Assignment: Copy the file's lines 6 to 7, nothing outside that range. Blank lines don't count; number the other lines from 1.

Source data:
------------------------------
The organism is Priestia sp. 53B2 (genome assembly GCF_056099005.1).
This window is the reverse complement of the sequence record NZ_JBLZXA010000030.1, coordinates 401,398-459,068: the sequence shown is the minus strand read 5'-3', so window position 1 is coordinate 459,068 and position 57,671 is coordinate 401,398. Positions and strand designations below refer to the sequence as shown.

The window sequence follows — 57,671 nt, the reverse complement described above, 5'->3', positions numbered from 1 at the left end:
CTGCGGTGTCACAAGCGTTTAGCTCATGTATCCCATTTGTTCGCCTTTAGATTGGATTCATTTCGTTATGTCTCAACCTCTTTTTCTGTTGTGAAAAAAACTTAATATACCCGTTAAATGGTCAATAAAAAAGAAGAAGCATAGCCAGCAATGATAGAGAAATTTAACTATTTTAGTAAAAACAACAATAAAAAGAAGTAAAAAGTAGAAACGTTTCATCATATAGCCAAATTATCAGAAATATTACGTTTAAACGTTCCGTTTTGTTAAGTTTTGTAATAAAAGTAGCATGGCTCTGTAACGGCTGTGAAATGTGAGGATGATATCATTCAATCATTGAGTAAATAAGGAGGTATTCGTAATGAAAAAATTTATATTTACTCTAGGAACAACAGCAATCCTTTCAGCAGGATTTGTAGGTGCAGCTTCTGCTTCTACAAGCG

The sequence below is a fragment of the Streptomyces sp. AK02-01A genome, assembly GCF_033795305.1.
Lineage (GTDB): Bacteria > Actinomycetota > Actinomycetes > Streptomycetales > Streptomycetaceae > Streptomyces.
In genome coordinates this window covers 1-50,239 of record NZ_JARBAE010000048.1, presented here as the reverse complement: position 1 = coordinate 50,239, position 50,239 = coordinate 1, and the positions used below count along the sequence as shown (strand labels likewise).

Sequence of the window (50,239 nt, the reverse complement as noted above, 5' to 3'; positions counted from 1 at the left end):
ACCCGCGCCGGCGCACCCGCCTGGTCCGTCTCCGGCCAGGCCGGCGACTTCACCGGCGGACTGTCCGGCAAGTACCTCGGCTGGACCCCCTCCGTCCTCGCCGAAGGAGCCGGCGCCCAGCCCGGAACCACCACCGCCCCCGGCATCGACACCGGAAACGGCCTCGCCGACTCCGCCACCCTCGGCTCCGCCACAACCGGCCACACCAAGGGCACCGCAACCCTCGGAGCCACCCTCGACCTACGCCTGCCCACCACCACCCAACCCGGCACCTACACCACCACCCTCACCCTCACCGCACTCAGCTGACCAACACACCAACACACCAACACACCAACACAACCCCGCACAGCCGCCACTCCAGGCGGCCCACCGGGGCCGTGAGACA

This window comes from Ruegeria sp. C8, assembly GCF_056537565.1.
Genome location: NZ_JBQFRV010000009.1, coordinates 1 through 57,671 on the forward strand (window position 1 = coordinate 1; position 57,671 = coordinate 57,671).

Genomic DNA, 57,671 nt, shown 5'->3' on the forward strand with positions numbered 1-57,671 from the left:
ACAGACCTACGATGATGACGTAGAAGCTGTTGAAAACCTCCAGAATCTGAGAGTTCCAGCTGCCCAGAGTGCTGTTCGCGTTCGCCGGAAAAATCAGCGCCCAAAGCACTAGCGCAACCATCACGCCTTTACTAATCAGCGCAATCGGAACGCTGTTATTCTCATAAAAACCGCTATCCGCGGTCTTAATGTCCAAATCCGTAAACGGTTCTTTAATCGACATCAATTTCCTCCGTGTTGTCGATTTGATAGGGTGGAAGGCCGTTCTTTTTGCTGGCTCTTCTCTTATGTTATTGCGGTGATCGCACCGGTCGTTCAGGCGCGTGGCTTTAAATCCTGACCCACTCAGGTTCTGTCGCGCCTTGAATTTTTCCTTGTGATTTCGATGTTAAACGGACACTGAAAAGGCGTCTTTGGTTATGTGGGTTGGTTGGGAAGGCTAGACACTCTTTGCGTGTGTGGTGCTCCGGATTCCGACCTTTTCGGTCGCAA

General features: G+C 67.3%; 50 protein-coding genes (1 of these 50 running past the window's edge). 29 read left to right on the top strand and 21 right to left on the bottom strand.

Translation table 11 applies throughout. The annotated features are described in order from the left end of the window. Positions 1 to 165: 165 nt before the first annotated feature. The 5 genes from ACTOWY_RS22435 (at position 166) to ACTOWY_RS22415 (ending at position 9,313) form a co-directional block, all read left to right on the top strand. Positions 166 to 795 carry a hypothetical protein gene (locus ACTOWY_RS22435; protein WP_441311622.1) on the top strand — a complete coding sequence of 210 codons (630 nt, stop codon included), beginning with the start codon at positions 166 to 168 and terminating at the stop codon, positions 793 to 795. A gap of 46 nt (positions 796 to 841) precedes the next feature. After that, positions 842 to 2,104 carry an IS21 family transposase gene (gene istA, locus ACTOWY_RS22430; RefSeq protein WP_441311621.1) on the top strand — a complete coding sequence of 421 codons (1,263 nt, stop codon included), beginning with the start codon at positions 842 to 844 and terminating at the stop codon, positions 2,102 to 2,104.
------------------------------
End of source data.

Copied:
Lineage (GTDB): Bacteria > Actinomycetota > Actinomycetes > Streptomycetales > Streptomycetaceae > Streptomyces.
In genome coordinates this window covers 1-50,239 of record NZ_JARBAE010000048.1, presented here as the reverse complement: position 1 = coordinate 50,239, position 50,239 = coordinate 1, and the positions used below count along the sequence as shown (strand labels likewise).